We are born breathing deep belly breaths. We donít care how we sound or how we are perceived. Then life happens. We grow up. We are socialized. We have voices in our heads that control our breathing and vocal cords and mutate the function of our instrument from itís pure origin of function. We manipulate our speaking voice in order to fit in. We start lifting our shoulders and moving our jaw and tongues in ways that inhibit the natural voice. We take away our power, or we make our voice too powerful in order to protect ourselves. Sometimes we start speaking in a high voice in order to seem more docile.
We judge our voice. We limit our range by the inner negative voice that says ďI just canít reach that noteĒ, ďI canít do thatĒ. Anything your brain thinks will affect your vocal production. Most of the muscles involved in producing sound are involuntary ones that are controlled by thought.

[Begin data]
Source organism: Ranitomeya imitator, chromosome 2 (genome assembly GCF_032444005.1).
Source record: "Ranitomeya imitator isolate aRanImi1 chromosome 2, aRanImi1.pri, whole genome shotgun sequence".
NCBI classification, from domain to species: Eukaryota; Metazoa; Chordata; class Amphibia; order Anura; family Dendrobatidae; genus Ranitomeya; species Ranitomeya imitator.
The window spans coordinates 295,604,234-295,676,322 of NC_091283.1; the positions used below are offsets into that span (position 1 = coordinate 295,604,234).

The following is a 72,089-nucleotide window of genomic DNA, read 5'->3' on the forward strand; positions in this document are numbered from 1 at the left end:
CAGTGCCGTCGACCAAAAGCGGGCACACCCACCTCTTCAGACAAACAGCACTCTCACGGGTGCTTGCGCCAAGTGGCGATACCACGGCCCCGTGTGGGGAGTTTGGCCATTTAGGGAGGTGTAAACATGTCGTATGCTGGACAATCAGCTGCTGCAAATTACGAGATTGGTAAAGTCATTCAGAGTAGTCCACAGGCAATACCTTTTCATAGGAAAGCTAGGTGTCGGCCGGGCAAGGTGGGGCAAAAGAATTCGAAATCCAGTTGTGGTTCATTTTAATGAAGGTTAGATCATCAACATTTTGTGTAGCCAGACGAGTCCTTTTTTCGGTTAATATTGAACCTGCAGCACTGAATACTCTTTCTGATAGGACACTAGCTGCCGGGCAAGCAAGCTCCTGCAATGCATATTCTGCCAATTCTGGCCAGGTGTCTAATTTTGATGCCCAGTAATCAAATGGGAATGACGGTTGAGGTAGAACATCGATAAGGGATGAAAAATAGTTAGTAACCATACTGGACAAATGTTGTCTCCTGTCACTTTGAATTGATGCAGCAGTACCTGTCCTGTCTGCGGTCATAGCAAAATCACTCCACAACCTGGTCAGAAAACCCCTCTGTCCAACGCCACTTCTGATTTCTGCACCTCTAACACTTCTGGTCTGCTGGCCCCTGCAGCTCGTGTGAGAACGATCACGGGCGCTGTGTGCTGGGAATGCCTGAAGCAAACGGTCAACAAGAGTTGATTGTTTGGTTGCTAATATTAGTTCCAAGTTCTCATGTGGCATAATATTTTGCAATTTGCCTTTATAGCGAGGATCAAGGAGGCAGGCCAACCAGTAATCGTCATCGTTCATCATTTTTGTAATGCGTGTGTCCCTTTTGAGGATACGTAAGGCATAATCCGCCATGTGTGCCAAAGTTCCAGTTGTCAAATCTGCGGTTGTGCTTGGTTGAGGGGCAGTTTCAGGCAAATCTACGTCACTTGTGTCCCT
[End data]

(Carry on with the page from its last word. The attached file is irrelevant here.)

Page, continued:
I studied classical voice as a teenager and went on to attain a BA from the New England Conservatory in vocal performance. In my Junior year of college I hemorrhaged my vocal cord. I couldnít sing for months. I had to re-learn how to sing. Then I finally found a teacher who broke down vocal function to a physical level. I realized I was a vocal athlete. I had to train just as a tennis player would. I needed to think of my vocal production as my instrument. THEN I was free. I no longer labeled myself to be any class of singer. It wasnít about the style of singing jazz, classical, pop, rock or soul. I just sang. I found the freedom to sing the songs I wrote without judgement of range. I finally understood that my ability to sing was dependent on my commitment to my INSTRUMENT and my self love (worth).
I am passionate about passing on my knowledge of vocal production, songwriting and performance coaching
To me teaching is a spiritual experience just as singing is.
Contact Juliana Nash
Location: Ulster County, NY
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